"Bloodless Offering in B Minor": an artichoke sacrificed to the heavens: duplicity: a greengrocer dressed as a priestess and a radish trader who won't get his/her hands dirty: an omnisexual love triangle between five identity-shifting Greeks, many of them not even Greek. The role of the Real Ianthe is to be played by Marie Louise Cookson, the Future Films engineer who blueprinted the episode for us - Cookson flunked an audition for previous episode "A Flea Orchestra In Your Ear", but has included her own performance as a vital component of the blueprint for "Bloodless". Cookson claims that parts of the signal she received through the modified 2D Quantum Propagada Engine were so obscure, the only way to render them useable was for her to interpret them using Acting. This EARLog is not the place to cynically question the engineering techniques of the Institute's hired help or hint at the use of professional blackmail.
Morning production meeting, and Lockwood takes the thespian context of Cookson's presence as an excuse to further ridicule my Bourbon technique for directing actors (more to follow on that). Cookson nods and smiles, and I sense that she is unwilling to compromise her screen chemistry with him by disagreeing. Cookson - and this is just my intuition - sees there is something in Biscuits, and I make a mental note that should we ever work together without Lockwood, Cookson may be the actor to try my salad dressing method on.
I cut Lockwood down to size by having Strigner trim his hair: our production designer has never used clippers before, but I assure her "hair's just another material". It's a pity Lockwood can't see Strigner's face, as the range of emotions she journeys through during the process would put a Youtube tutorial on screen acting to shame. Eventually, though, Striggers finds her rhythm and I have to switch the clippers off at the mains when she sails past "Harley Byrne"-style and veers dangerously towards "Travis Bickle" territory.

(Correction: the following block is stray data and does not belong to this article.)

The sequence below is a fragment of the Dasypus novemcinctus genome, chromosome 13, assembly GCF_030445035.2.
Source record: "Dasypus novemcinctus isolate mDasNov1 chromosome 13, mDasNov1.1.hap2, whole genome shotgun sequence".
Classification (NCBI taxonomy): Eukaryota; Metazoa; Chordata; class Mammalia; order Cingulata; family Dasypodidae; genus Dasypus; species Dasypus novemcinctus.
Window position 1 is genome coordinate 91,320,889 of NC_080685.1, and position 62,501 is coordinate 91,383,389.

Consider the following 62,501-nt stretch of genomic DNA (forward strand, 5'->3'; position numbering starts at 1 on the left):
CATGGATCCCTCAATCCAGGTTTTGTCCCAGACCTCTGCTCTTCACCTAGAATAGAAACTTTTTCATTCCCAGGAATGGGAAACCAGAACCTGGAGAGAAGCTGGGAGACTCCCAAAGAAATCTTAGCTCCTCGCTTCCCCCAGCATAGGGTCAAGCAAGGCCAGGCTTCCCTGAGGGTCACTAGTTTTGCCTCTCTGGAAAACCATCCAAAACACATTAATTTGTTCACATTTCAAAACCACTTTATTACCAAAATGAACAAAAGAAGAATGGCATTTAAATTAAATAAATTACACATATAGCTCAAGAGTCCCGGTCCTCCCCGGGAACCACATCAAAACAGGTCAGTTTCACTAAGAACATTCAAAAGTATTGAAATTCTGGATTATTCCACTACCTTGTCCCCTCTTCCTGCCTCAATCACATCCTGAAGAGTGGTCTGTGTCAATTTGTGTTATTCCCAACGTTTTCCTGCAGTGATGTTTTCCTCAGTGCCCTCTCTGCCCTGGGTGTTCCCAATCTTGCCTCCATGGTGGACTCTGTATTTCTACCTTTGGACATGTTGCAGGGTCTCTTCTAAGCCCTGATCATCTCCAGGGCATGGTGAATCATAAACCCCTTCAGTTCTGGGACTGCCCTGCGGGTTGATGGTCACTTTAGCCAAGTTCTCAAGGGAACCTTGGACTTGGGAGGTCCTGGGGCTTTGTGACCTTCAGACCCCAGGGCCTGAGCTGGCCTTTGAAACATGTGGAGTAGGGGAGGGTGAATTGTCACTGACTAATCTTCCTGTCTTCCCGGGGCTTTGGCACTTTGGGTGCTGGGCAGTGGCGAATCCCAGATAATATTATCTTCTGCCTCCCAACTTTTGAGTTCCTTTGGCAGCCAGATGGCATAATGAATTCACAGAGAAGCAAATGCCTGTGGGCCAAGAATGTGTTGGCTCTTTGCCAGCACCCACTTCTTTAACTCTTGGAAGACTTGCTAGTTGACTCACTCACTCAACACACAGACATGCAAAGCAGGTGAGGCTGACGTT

The Nexus Art Cafe 'secret' garden is dressed as an ancient Greek marketplace, Cookson is dressed as an ancient Greek radish trader. The weather over the garden is changeable, making doubly unfeasible the use of direct sunlight for the scene, as the garden forms a petite rectangle between four imposing 5-storey walls. Given that the ancient Greeks did not have glass, is using light reflected from the Nexus windows going to look inauthentic? As the crew ponder this, shivering self-consciously in our al fresco fishbowl, Lockwood thoughtfully finds a fake fur robe to drape over Cookson's toga'd shoulders. We admire the look, and - like many of the problems the production has brought up - the window issue is soon forgotten, driven away by the current of superficial concerns. We'll see how it looks in the cut.
This morning we are also joined by Adam and Sam, film grads who have wandered into Nexus and - I can only assume - been wowed by our underground movie studio set-up. Adam is quickly put to work lowering in a digital caption from Lockwood's "Stew-Cue" (the latter was pretty jealous at Elly's Strig-Rig getting a proper name), and dusting Lockwood liberally with talcum powder (on film, it looks like dust!). Sam is trusted to manage our most complex sound set-up so far with the addition of an external mic to the cassette-dictaphone we've been taping with, but first he must toss some radishes into shot - a delicate duty which he nails first time.